Thank you so much for your article in the Sunday paper regarding the mural to be painted that commemorates the 75th anniversary of Hickory's miraculous response to the polio epidemic of 1944. You ended your article stating that "judging by the City Council's action, it appears our leaders believe the Miracle of Hickory mural is not something to be celebrated. Instead, they believe the artwork should be relegated to the back wall of a building far from the city's center in Union Square.
That's a disappointing decision to me. I can only imagine how the polio survivors feel."
As a polio survivor myself, I went to a polio survivors meeting this week because I wanted to see how they felt about it and the general feeling was that were insulted! You cannot blame them. Even though I was not of that era but was born and had polio later, I am still so proud that a tiny town like Hickory was able to respond to such a tragedy, pull together and create an emergency hospital in order to treat polio victims from all over Hickory and the surrounding areas with people who came from all over the United States in just 54 hours! What a miracle! Why are they not proud to portray that wonderful story to everyone who comes here? Especially on this 75th year! That is what the polio survivors that were treated there want and they want it to happen NOW, this year, on the anniversary year, not years from now when a wall can be repaired and a Riverwalk be built. The mural should be in a prominent place announcing what a miracle happened here with a celebration of the 75th year and in addition a museum built at the site!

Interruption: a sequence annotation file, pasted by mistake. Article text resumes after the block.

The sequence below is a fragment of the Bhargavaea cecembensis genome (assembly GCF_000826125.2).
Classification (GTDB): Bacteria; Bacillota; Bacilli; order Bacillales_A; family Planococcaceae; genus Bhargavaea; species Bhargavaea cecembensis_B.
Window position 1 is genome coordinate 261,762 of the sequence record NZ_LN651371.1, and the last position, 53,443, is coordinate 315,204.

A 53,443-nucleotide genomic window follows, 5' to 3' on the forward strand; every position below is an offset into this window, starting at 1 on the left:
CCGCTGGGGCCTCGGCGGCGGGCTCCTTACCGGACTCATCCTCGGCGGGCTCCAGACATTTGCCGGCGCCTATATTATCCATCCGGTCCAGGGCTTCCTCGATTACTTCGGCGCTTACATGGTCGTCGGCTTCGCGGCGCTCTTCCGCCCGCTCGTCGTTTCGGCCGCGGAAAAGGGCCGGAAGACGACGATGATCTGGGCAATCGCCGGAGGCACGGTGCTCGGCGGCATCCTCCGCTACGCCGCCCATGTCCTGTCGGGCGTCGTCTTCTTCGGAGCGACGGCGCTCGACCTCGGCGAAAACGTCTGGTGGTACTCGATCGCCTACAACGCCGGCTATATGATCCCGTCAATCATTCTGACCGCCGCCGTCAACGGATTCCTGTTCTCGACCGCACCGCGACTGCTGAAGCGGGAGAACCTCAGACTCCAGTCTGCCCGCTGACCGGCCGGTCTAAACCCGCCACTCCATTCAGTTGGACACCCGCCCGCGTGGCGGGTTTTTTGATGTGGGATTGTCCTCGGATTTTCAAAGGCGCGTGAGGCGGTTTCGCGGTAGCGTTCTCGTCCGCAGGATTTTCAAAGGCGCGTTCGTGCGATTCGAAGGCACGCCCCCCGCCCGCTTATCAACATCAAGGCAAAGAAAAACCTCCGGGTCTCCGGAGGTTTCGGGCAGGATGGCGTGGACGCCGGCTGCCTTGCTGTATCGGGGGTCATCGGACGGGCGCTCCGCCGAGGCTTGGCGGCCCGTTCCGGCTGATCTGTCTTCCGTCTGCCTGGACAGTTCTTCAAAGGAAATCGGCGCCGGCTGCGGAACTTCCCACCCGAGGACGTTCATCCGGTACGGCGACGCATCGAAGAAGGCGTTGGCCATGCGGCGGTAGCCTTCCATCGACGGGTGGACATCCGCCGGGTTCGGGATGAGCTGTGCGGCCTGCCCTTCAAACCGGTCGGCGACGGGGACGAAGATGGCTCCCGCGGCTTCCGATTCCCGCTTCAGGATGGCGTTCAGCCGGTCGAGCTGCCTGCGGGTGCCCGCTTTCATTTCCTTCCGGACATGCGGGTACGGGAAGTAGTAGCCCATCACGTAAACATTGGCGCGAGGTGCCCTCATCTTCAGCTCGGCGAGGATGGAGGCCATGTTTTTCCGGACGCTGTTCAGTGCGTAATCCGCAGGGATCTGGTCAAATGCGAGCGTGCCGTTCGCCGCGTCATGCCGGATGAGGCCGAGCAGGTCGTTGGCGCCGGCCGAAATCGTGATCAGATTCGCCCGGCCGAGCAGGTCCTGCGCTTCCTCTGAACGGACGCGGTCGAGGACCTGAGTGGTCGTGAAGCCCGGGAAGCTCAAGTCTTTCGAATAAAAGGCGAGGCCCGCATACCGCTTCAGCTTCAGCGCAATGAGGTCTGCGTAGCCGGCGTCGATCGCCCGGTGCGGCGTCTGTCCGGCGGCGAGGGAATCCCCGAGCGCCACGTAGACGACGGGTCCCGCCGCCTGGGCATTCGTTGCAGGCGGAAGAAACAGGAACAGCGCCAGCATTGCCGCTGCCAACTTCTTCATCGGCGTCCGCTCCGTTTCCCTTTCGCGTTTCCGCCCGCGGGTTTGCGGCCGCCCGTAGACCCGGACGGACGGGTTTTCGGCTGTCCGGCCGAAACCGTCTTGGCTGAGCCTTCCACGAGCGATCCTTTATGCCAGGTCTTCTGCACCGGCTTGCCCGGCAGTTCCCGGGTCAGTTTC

Also, I learned today that there are some who do not like the artwork. When I first saw a picture in the paper depicting the artwork, I was immediately struck by the story it portrayed and the fact that it was done in the art of the era. I felt so proud and happy with it, both as a polio survivor and a neonatal intensive care nurse, that I took a picture of it and sent it to my sister who is a physician's assistant living and working in the Asheville area. She thought it was wonderful! It is a bright wonderful picture that tells a wonderful story of healing and promise for everyone.
During the polio epidemics, polio was something to be feared and shameful. It was something to be kept secret. Now we know what caused it. A virus that can be prevented. No longer something to be swept under the rug. Hickory should not sweep their miracle under a rug or put it on a back burner. They should put it out there for the world to see and say, 'Look what we did and be so very proud of such a legacy!'
Eva B. Helton
Eva noted in her letter that she grew up on Snow Creek Road in Hickory.